THE COURT REPORT
Chief Justice slams police over failure to investigate former NHC boss John Dege
All the evidence collated to date indicates one former Managing Director in particular deserves special condemnation. John Dege served as the NHC’s head from 2012 until 2016 (for previous PNGi reports on Dege click here), a tenure which has been the subject of scathing rebukes from within the national judiciary.
Back in 2018, for instance, Justice Gavara-Nanu described Dege’s role in selling an NHC property to Remdy Investment as ‘fraudulent and deceitful’, after the property had already been lawfully purchased by its long standing occupants the Iravela family.
When annulling an NHC sale, this time to the Defence Minister Dr Fabian Pok, Justice Canning remarked:
[How could] Mr Dege and Mr Gore [NHC Principal Legal Officer] in particular, reasonably form the view that it would proper and lawful to sell this property to someone – let alone a Member of Parliament – a Minister – who was not qualified to purchase the property? Why was the second defendant cherry-picked to be the purchaser? Was this a pure and lucky co-incidence? It is difficult for a reasonable observer of this peculiar state of affairs not to be suspicious that something more sinister than simple naiveté, or the perceived need to sell the Corporation’s assets at market value, was afoot.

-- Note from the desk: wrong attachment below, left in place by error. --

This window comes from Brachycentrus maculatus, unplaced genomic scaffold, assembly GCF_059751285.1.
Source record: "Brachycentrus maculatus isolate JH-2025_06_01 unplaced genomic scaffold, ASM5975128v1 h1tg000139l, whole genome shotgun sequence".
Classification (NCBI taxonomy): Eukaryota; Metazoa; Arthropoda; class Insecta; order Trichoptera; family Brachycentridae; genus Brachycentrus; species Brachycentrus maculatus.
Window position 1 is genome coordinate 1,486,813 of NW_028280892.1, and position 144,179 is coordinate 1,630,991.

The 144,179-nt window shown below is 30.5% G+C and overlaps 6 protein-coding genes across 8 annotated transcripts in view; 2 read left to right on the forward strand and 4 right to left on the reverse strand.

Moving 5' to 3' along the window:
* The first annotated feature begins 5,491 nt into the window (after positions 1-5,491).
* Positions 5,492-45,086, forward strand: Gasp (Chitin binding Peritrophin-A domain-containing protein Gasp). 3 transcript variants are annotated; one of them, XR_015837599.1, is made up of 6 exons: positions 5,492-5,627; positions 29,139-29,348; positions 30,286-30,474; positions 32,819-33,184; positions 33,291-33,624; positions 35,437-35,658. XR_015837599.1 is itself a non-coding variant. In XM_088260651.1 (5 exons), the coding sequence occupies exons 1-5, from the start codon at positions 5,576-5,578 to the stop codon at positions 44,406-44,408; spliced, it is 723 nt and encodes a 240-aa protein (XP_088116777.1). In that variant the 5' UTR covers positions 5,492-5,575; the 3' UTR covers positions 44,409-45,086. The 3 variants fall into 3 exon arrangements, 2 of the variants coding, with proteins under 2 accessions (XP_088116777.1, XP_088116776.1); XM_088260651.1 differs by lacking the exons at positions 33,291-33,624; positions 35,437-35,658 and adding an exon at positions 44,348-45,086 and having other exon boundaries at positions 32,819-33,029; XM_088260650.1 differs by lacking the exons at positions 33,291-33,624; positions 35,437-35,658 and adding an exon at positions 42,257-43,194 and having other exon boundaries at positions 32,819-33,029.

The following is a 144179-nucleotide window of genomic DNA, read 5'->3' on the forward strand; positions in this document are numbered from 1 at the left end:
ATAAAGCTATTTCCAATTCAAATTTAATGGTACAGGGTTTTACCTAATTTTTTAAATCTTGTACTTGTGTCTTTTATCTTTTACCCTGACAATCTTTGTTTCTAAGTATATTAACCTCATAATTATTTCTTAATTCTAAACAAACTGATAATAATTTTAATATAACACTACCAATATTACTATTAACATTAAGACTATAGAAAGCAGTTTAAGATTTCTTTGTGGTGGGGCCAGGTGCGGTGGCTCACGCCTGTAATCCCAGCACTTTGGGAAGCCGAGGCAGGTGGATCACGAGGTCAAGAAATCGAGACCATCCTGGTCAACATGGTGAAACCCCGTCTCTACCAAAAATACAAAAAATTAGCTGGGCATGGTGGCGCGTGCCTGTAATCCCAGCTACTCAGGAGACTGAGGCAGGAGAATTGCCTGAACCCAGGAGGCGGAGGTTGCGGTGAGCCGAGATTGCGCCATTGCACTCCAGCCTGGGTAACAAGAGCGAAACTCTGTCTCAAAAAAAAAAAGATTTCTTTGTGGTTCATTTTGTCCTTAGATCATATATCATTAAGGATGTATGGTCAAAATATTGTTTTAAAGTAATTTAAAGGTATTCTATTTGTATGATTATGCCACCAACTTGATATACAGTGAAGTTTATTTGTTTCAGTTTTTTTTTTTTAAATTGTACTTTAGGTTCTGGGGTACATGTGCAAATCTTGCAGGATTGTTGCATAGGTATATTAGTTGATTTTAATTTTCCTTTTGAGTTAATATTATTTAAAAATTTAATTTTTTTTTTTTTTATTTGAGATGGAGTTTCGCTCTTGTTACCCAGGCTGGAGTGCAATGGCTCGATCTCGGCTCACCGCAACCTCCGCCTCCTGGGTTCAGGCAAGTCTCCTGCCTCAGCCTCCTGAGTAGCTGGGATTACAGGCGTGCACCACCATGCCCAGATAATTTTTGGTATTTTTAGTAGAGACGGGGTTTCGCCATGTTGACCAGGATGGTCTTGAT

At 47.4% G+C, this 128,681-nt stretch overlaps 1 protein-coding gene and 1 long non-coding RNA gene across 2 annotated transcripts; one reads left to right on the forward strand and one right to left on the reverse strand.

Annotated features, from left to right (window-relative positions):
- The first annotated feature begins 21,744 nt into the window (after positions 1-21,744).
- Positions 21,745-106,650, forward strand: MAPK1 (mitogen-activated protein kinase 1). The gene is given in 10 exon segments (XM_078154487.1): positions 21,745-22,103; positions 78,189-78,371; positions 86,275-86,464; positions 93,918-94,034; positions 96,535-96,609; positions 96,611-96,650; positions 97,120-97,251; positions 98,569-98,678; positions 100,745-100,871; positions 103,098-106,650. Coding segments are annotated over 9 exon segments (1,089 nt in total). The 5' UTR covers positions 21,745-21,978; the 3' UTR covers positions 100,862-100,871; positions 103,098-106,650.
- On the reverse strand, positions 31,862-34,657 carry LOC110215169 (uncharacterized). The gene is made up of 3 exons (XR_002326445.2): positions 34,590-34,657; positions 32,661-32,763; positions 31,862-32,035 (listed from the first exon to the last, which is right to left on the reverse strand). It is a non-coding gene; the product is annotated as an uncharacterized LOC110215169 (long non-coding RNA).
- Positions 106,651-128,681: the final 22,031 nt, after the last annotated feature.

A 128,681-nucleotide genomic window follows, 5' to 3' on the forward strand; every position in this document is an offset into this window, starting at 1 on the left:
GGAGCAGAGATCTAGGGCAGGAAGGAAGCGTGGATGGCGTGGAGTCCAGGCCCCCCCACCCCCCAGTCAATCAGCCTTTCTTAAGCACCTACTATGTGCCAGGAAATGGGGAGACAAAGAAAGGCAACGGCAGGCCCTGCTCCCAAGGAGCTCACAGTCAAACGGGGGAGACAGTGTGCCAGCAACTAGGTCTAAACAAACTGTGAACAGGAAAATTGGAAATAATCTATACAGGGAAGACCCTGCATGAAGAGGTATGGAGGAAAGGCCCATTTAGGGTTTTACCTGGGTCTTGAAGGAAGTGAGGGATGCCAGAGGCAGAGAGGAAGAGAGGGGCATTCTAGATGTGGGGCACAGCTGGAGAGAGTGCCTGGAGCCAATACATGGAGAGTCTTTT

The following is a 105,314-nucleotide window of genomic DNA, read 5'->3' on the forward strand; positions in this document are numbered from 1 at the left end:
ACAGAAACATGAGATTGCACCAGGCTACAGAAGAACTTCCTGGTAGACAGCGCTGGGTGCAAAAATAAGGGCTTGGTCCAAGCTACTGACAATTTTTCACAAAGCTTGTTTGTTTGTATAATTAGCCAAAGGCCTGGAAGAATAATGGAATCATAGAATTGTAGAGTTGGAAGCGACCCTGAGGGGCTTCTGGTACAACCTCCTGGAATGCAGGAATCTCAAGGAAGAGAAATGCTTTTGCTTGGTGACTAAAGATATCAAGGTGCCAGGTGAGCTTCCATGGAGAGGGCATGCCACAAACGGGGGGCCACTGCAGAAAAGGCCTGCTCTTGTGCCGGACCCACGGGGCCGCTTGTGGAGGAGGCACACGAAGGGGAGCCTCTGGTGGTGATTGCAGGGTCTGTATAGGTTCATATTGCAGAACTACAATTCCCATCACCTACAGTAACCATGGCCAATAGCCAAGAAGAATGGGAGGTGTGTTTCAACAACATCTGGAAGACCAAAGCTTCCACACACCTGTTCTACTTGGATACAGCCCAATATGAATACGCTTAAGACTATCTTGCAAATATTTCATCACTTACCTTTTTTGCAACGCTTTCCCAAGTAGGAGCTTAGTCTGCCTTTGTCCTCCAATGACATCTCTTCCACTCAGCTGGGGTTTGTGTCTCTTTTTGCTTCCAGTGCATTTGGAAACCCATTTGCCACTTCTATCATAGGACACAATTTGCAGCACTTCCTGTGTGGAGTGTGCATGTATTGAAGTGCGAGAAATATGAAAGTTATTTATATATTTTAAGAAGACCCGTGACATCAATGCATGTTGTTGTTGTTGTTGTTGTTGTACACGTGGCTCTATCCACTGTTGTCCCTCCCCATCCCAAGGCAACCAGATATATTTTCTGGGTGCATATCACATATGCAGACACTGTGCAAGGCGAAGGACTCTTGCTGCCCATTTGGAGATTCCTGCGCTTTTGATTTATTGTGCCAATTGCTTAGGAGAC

Yet somehow when Mr Dege was finally committed to trial back in 2019, he was discharged by Magistrate Cosmas Bidar who quite incredibly described Mr Dege as a victim and a ‘sacrificial lamb’.
As Dege revs up to stand in the 2022 elections, cases with his alleged involvement continue to appear before the court. The most recent example involves a criminal court decision handed down by Chief Justice Salika on 1 October 2021. The case centred on the defendant Lynette Tumu, a small businesswoman who was found not guilty.
She was accused by the prosecutor of forging a state lease over Portion 2062 in Port Moresby during 2013. In her defence, Lynette Temu claims she genuinely thought she had legally acquired the lease from John Dege, NHC’s then Managing Director, and Gabriel Gore, the NHC’s then Principle Legal Officer. Temu argues ‘she was asked to pay K30,000 for the State Lease and to have the Transfer Deed done by the former Managing Director of NHC, Mr John Dege’.
Unfortunately, the court notes, ‘the police investigation never followed up with the accused’s story. The [possible] real culprits [Dege/Gore] are not before the Court. The accused would not have done this on her own. She may have been cheated with the payment of K30,000. This is a serious allegation and the police never followed this’.
And if the past is anything to go by, it is unlikely this is a matter that will ever be followed up on by the police in the future. Who knows perhaps Dege will be the next Housing Minister, stranger things have happened.